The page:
... El impacto de las modificaciones y alteraciones por actividades humanas por causas directas (pérdida de hábitat) e indirectas (contaminación por químicos, radiación UV, enfermedades) en la supervivencia, bioecología, el estatus poblacional, dinámica y diversidad de anfibios, comenzaron a ser referenciadas en nuestro país con algunos estudios aislados desde mediados de la década del ´70 (Bustoabab et al., 1977;Salibián et al., 1984;Pérez-Coll et al., 1986, entre otros). Sin embargo, a partir de la década de los ´90 se incrementaron las investigaciones y aproximaciones sobre el estudio de una amenaza puntual como del sinergismo de varias de éstas, tendencia que fue más notable desde el año 2005 (algunos ejemplos: Rengel y Pisanó, 1991;Salibián, 1992;Lavilla y Buti, 1999;Lajmanovich et al., 1998Lajmanovich et al., , 2002Lajmanovich et al., , 2003aLajmanovich et al., ,b, 2005Lajmanovich et al., , 2010Lajmanovich et al., , 2011Lajmanovich et al., , 2015Lajmanovich et al., , 2017Úbeda et al., 1999;Natale et al., 2000;Lavilla, 2001;Izaguirre et al., 2000Izaguirre et al., , 2001Peltzer et al., , 2004Peltzer et al., , 2010Peltzer et al., , 2013Peltzer et al., , 2015Peltzer et al., , 2017Lajmanovich y Peltzer, 2001;Ponssa et al., 2001;Vaira, 2002;Attademo et al., 2005Attademo et al., , 2007Attademo et al., , 2011Perotti y Dieguez, 2006;Natale et al., 2006;Barrionuevo y Ponssa, 2008;Agostini et al., 2009Agostini et al., , 2012Cuello et al., 2006Junges et al., 2010;Bionda et al., 2011aBionda et al., ,b, 2013Nori et al., 2013;Sánchez et al., 2014;López et al., 2015;Pollo et al., 2016;Akmentins et al., 2015;Curi et al., 2017;Velasco et al., 2018). Los estudios se encuentran distribuidos en distintas localidades, provincias o regiones del país, sin embargo, la mayoría de las investigaciones referidas a la contaminación por distintas sustancias han sido desarrolladas bajo condiciones de laboratorio, siendo insuficientes las analizadas en condiciones reales de campo o in situ. ...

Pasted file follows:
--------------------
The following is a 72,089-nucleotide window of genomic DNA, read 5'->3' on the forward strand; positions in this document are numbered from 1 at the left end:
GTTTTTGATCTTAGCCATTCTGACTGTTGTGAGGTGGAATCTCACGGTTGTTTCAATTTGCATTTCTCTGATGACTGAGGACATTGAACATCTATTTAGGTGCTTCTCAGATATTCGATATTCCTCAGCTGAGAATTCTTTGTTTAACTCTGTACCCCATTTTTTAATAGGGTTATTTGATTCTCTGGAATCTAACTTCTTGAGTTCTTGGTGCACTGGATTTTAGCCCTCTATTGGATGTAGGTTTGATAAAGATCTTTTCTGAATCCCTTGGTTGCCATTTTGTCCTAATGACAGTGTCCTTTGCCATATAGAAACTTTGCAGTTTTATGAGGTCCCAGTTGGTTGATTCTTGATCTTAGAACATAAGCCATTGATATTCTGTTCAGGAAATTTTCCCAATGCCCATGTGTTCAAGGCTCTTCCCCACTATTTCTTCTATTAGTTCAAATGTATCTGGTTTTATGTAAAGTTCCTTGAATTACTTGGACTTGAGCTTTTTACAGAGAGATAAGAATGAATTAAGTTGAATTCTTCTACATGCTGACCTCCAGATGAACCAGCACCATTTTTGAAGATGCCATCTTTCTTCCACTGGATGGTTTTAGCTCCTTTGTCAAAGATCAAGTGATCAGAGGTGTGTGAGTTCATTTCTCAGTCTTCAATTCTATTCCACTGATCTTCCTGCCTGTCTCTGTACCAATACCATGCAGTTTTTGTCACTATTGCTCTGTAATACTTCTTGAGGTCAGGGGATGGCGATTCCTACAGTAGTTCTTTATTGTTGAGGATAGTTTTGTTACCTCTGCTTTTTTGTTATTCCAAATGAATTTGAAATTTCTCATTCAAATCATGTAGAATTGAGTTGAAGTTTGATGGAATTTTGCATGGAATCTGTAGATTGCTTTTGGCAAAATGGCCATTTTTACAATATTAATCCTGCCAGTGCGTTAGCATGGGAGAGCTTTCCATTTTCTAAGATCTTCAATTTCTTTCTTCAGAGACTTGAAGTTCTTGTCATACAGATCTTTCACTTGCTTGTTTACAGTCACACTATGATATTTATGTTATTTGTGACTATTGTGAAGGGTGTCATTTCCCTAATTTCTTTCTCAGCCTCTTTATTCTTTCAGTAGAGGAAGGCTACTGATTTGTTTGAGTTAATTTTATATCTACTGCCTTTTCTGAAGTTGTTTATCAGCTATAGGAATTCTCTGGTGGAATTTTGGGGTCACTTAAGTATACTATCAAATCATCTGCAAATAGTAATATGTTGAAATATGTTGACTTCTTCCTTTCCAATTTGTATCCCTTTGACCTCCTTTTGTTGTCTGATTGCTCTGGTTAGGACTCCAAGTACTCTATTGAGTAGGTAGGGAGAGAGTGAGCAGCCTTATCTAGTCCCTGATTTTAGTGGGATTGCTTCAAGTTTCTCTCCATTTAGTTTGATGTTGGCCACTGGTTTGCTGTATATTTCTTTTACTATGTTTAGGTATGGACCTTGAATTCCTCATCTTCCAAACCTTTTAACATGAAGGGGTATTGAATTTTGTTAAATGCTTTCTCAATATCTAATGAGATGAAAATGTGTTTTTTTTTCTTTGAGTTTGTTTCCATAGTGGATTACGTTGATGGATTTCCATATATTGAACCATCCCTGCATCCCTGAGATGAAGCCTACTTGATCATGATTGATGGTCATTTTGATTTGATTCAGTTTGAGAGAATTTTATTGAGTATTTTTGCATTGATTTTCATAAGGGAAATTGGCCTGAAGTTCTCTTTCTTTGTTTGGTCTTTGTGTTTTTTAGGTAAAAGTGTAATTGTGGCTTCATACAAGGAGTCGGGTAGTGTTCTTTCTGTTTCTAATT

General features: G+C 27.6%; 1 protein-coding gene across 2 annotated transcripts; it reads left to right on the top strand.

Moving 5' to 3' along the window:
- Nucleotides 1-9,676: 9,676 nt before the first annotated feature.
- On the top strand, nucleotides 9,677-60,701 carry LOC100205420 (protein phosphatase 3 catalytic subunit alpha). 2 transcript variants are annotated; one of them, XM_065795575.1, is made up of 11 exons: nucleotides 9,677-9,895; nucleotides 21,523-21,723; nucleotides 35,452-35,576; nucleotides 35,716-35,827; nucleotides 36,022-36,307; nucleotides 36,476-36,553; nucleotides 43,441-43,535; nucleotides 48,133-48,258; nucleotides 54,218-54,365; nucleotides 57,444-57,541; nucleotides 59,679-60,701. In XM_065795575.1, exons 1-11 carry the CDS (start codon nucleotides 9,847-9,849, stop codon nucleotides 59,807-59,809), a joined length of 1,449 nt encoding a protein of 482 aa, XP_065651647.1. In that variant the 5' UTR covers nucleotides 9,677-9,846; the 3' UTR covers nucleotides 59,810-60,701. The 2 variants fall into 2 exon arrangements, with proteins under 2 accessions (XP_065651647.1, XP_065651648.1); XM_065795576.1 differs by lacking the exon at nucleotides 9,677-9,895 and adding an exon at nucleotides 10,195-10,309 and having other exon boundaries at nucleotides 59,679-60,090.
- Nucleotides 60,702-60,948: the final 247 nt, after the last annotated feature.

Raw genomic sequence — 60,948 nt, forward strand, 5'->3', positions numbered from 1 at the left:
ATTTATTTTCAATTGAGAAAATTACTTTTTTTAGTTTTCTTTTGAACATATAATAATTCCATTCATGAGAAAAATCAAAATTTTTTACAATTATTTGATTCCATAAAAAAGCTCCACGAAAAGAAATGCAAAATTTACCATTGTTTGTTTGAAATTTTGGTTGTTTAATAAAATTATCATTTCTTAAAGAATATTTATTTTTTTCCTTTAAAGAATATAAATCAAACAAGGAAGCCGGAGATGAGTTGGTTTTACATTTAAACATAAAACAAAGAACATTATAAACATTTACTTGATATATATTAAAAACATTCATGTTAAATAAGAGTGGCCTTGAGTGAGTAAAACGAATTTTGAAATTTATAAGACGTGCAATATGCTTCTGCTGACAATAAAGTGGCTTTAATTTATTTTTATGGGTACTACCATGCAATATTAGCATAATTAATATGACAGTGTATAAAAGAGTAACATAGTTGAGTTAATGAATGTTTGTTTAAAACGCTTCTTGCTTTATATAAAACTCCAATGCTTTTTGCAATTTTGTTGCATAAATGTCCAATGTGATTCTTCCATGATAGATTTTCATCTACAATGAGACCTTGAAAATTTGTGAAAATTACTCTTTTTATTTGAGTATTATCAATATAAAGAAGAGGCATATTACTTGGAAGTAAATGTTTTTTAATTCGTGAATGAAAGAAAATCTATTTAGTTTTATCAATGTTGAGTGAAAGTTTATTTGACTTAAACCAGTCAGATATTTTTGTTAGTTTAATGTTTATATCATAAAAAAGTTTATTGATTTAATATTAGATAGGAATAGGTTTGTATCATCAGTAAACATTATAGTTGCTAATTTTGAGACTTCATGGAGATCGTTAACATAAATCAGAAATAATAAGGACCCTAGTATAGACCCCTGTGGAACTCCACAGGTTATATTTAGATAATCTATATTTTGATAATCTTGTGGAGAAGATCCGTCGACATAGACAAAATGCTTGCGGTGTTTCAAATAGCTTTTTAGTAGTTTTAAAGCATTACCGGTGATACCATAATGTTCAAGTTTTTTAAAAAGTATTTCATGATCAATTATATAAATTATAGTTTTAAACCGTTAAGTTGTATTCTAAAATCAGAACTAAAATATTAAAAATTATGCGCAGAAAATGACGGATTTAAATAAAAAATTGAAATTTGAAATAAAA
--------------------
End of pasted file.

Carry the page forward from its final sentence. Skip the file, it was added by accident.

... El impacto de las modificaciones y alteraciones por actividades humanas por causas directas (pérdida de hábitat) e indirectas (contaminación por químicos, radiación UV, enfermedades) en la supervivencia, bioecología, el estatus poblacional, dinámica y diversidad de anfibios, comenzaron a ser referenciadas en nuestro país con algunos estudios aislados desde mediados de la década del ´70 (Bustoabab et al., 1977;Salibián et al., 1984;Pérez-Coll et al., 1986, entre otros). Sin embargo, a partir de la década de los ´90 se incrementaron las investigaciones y aproximaciones sobre el estudio de una amenaza puntual como del sinergismo de varias de éstas, tendencia que fue más notable desde el año 2005 (algunos ejemplos: Rengel y Pisanó, 1991;Salibián, 1992;Lavilla y Buti, 1999;Lajmanovich et al., 1998Lajmanovich et al., , 2002Lajmanovich et al., , 2003aLajmanovich et al., ,b, 2005Lajmanovich et al., , 2010Lajmanovich et al., , 2011Lajmanovich et al., , 2015Lajmanovich et al., , 2017Úbeda et al., 1999;Natale et al., 2000;Lavilla, 2001;Izaguirre et al., 2000Izaguirre et al., , 2001Peltzer et al., , 2004Peltzer et al., , 2010Peltzer et al., , 2013Peltzer et al., , 2015Peltzer et al., , 2017Lajmanovich y Peltzer, 2001;Ponssa et al., 2001;Vaira, 2002;Attademo et al., 2005Attademo et al., , 2007Attademo et al., , 2011Perotti y Dieguez, 2006;Natale et al., 2006;Barrionuevo y Ponssa, 2008;Agostini et al., 2009Agostini et al., , 2012Cuello et al., 2006Junges et al., 2010;Bionda et al., 2011aBionda et al., ,b, 2013Nori et al., 2013;Sánchez et al., 2014;López et al., 2015;Pollo et al., 2016;Akmentins et al., 2015;Curi et al., 2017;Velasco et al., 2018). Los estudios se encuentran distribuidos en distintas localidades, provincias o regiones del país, sin embargo, la mayoría de las investigaciones referidas a la contaminación por distintas sustancias han sido desarrolladas bajo condiciones de laboratorio, siendo insuficientes las analizadas en condiciones reales de campo o in situ. ...